We all want progress writes C.S.Lewis but if you are on the wrong road, progress means doing an about-turn and walking back on the right road; and in that case, the man who turns back soonest is the most progressive. To be poor in spirit is to be progressive in that you go further when you’re travelling light. When you repent of ‘seemingly little sins’ and turn back from an alluring path you’re not regressing on your spiritual journey but progressing. You’re seeing all sins are great and you’re moving forward in the knowledge of God as the great God he is.

Where were you when I laid the foundation of the earth? Tell me, if you have understanding. Who determined its measurements – surely you know!

Have you commanded the morning since your days began, and caused the dawn to know its place? Job 38:4,5,12

Words from God provided through the poetry of the book of Job. If you’re ever feeling self-satisfied pick up your Bible and turn to Job 38 – it puts you in your place more than any other passage I know and moves progress for you in the sense we’re examining!

What must he be like who made the earth, who provides the dawn new every morning? Who stretches out the stars above? Who can tell the greatness of the Lord? 

From this village we enjoy some splendid views, of the South Downs and Ashdown Forest especially. What must he be like who designed such grandeur?

If he is the ground of all being we are as nothing compared with him – and worse than nothing in our ingratitude for all he gives us! Nothingness deserves nothing – this is the ground of humility.

When James warns that being ‘rich in faith’ means poverty according to the world this must be at the heart of his concern – that a true knowledge of God in his infinite grandeur brings with it a recognition of one’s self as an utter nothing!

If only we were but ‘nothings’! Our capacity to do harm shows the opposite even if it’s balanced by the capacity to do beautiful things too.

As someone put it, our poverty is like that of a song compared to the singer. We are like a song of the Lord – he is the singer, we are the song. How can the ‘song’ compare itself to the singer?

Yet it is our privilege to be able to live in the praise of God! Here at the Eucharist, the great thanksgiving sacrifice of the Church we can admit this truth – all things come of God and of his own do we give him… through, with and in Jesus Christ!

If poverty of spirit is about detachment, abandonment to providence and humility it is also a whole sphere where we find Christ in this world. In Matthew 25 Our Lord’s picture of the Last Judgement portrays the poor as manifesting his own hidden presence. I was hungry and you gave me food, I was thirsty and you gave me something to drink God says to the blessed. I was a stranger and you welcomed me, naked and you gave me clothing. I was sick and you took care of me, I was in prison and you visited me…Truly I tell you, just as you did it to one of the least of these you did it to me.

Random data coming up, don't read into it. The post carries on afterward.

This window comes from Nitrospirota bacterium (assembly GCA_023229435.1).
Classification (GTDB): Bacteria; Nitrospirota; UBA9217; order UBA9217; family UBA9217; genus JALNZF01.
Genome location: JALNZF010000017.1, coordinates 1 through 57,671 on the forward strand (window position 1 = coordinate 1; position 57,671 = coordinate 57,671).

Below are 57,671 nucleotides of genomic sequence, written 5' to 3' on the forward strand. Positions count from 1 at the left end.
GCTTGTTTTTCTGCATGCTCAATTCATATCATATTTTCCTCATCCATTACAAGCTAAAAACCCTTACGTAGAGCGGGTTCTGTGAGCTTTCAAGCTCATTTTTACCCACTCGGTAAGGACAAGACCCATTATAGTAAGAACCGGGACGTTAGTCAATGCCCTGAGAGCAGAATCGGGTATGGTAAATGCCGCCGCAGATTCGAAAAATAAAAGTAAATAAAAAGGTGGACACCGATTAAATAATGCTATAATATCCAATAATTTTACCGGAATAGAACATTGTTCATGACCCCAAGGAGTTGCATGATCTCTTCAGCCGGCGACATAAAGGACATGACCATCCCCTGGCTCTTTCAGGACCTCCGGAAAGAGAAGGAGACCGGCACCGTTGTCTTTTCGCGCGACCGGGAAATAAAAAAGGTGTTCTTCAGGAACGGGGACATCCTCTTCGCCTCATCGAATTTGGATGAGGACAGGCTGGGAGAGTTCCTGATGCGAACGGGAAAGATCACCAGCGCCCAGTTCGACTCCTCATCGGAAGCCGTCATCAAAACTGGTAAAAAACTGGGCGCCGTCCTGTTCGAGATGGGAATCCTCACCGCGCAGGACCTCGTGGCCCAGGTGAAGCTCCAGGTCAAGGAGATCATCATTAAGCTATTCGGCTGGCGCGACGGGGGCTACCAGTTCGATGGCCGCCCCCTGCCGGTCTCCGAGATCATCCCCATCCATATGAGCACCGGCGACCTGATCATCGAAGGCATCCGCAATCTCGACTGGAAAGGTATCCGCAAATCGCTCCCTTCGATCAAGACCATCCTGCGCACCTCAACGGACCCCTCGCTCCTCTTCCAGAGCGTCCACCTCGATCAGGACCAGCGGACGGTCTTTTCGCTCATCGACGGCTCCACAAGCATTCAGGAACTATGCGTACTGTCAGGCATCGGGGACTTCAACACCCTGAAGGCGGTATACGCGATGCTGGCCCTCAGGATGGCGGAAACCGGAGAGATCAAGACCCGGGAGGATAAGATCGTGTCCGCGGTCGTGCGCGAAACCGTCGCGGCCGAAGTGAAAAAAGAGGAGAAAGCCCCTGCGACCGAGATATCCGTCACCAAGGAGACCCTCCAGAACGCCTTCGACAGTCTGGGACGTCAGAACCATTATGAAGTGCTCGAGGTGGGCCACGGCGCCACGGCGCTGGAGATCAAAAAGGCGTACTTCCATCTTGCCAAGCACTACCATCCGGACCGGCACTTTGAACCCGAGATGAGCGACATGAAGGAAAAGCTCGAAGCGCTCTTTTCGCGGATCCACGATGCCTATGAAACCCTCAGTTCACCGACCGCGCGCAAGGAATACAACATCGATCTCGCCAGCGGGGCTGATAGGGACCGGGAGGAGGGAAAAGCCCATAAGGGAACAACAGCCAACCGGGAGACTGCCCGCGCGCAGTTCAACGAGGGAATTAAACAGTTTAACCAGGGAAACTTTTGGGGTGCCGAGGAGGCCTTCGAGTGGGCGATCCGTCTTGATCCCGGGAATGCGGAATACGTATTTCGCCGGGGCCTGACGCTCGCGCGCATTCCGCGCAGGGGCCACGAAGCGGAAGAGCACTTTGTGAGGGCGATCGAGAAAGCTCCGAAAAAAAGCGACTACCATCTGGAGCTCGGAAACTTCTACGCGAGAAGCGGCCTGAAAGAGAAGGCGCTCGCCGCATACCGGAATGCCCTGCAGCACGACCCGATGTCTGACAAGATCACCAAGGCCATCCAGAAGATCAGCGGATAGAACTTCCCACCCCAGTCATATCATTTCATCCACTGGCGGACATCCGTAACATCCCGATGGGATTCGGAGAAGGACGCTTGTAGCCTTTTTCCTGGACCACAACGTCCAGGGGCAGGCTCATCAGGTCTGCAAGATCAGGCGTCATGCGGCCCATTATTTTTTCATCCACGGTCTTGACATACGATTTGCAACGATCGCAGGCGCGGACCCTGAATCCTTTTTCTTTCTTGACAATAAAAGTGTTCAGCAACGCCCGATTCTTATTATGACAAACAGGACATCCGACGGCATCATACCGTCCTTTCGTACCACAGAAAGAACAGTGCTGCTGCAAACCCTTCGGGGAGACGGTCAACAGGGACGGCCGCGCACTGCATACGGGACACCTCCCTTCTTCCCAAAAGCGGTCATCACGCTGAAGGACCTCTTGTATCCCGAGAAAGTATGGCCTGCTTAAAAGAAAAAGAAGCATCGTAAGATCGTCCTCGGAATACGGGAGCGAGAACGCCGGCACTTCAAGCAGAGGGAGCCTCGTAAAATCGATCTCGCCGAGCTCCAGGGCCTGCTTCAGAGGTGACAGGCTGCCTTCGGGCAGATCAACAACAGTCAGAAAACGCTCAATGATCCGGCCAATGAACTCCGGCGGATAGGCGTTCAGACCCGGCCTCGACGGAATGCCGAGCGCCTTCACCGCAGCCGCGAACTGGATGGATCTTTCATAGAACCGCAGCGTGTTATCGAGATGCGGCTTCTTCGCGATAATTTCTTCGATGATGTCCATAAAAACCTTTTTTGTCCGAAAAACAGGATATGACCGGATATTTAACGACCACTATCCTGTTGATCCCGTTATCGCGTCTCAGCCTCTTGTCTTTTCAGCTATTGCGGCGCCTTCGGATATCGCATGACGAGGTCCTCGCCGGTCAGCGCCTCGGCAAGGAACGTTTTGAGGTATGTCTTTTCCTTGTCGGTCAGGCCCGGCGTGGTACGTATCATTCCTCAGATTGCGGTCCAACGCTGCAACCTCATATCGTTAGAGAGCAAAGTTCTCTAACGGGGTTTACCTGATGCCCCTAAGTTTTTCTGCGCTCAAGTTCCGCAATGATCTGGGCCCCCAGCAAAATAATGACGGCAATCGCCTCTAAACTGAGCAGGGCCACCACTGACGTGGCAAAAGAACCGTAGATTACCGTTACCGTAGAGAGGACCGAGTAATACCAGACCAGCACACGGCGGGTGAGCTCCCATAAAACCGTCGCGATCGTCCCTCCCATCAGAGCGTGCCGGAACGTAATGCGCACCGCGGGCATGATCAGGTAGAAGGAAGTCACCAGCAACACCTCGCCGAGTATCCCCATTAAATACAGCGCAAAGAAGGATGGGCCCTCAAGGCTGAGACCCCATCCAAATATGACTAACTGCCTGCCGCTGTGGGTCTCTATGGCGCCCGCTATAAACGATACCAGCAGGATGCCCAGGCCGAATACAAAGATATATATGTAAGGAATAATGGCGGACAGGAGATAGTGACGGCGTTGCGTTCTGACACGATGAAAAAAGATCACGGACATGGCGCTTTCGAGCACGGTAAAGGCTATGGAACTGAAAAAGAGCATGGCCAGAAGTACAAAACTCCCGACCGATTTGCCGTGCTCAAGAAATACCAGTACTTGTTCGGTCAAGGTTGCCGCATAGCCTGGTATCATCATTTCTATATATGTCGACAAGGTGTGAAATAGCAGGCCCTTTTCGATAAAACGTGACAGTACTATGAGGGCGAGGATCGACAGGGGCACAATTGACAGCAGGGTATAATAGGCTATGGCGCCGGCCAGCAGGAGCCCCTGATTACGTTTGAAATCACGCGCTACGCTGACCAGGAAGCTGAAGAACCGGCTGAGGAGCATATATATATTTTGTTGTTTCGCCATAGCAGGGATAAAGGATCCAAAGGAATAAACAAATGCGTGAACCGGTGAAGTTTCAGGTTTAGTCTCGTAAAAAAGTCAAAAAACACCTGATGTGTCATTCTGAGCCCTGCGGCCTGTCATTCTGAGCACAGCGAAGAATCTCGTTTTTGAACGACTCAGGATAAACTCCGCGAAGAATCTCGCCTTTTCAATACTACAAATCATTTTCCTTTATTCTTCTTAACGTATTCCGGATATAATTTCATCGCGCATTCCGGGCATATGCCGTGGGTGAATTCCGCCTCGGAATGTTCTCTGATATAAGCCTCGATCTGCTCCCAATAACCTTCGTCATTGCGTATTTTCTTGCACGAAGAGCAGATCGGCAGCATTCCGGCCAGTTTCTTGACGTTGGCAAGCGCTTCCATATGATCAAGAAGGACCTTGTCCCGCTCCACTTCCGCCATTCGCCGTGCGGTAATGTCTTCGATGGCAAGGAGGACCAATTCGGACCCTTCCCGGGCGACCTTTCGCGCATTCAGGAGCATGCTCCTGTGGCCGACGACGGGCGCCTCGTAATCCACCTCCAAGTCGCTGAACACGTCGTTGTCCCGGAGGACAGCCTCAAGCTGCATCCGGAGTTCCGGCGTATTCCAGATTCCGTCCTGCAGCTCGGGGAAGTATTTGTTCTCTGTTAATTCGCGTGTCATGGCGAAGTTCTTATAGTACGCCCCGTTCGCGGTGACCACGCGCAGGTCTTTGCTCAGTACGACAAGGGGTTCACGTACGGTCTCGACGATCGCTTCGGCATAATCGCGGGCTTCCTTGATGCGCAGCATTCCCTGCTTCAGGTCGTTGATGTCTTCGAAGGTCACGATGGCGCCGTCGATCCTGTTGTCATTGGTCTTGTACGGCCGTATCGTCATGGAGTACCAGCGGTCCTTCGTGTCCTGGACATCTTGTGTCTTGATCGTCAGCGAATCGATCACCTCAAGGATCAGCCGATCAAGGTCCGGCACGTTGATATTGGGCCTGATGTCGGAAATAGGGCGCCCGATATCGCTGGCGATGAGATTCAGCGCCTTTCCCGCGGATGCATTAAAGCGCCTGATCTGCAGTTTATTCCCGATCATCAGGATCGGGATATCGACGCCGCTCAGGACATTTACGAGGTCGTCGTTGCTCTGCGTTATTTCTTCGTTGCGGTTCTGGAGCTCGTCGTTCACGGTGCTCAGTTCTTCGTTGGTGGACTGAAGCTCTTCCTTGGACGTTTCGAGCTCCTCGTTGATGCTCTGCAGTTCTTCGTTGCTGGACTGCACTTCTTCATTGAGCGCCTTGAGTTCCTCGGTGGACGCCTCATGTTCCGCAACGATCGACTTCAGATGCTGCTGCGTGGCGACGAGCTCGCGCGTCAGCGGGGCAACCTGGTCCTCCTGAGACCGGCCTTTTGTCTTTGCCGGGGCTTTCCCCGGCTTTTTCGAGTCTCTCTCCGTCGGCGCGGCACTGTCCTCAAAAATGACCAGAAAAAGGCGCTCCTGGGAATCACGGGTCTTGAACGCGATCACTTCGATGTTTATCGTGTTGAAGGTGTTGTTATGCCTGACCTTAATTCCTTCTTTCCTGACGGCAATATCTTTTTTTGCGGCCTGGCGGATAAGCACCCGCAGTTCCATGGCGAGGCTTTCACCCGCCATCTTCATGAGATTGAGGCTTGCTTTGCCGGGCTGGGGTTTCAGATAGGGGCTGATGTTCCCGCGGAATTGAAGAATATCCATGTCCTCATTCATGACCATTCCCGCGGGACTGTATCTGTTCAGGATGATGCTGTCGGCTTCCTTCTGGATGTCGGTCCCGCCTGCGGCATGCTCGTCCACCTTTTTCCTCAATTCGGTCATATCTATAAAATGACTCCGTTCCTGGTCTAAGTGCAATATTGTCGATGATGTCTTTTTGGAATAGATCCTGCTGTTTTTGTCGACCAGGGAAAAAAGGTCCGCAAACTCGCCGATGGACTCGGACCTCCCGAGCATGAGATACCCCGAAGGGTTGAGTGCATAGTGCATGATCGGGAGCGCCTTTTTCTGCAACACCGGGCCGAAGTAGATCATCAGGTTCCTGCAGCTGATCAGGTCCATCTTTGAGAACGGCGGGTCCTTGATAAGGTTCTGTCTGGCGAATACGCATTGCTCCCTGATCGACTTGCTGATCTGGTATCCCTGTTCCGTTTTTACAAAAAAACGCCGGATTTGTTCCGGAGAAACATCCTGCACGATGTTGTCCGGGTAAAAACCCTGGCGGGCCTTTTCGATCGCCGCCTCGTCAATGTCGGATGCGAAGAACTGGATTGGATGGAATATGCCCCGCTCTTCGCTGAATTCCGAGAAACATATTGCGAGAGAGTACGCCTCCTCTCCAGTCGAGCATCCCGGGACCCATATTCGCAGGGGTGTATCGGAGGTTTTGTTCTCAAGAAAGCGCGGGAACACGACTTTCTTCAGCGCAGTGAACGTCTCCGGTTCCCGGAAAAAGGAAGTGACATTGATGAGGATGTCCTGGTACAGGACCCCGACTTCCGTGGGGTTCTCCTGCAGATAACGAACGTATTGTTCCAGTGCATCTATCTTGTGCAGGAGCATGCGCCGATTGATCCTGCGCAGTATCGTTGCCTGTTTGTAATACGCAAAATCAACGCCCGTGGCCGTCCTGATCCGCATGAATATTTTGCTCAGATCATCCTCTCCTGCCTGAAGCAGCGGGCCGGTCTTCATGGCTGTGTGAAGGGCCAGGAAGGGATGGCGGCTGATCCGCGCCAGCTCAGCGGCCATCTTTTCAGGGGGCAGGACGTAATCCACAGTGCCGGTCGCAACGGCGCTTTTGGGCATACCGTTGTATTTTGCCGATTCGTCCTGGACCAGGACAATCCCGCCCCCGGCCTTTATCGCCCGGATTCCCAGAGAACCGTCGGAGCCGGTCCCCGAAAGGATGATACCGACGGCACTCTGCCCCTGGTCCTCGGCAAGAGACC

As C.S.Lewis again wrote, next to the Blessed Sacrament your neighbour should be to you the most sacred object on the earth. We are to welcome Jesus in a moment in the Blessed Sacrament. God in the material order, hidden in bread and wine. As we welcome him here, may he open our spiritual eyes to see him elsewhere in the material order - particularly in the run of our lives in the coming week - that we may encounter him in the needy. The needy in body, mind and spirit - those who are enduring personal ordeals and badly in need of attention - our attention, our time, our money if needs be. Those who invite our action through the collection of clothes, tents, pots and pans for the Calais refugees

God free us to travel lighter in our Christian pilgrimage with deeper detachment from material things, abandoned more and more to his purposes. The Lord deepen our confidence in his provision and also our humility. We need both confidence in him and humility before him to serve him and his world aright.

As we own up more and more to our own spiritual need and poverty may we see Jesus – Jesus on his throne in glory, Jesus in the sacrament of the altar and Jesus in the hearts of the materially poor and the poor in spirit!   

Blessed, praised and hallowed be Our Lord Jesus Christ upon his throne of glory, in word and sacrament and in our hearts now and forever and to the ages of ages. Amen.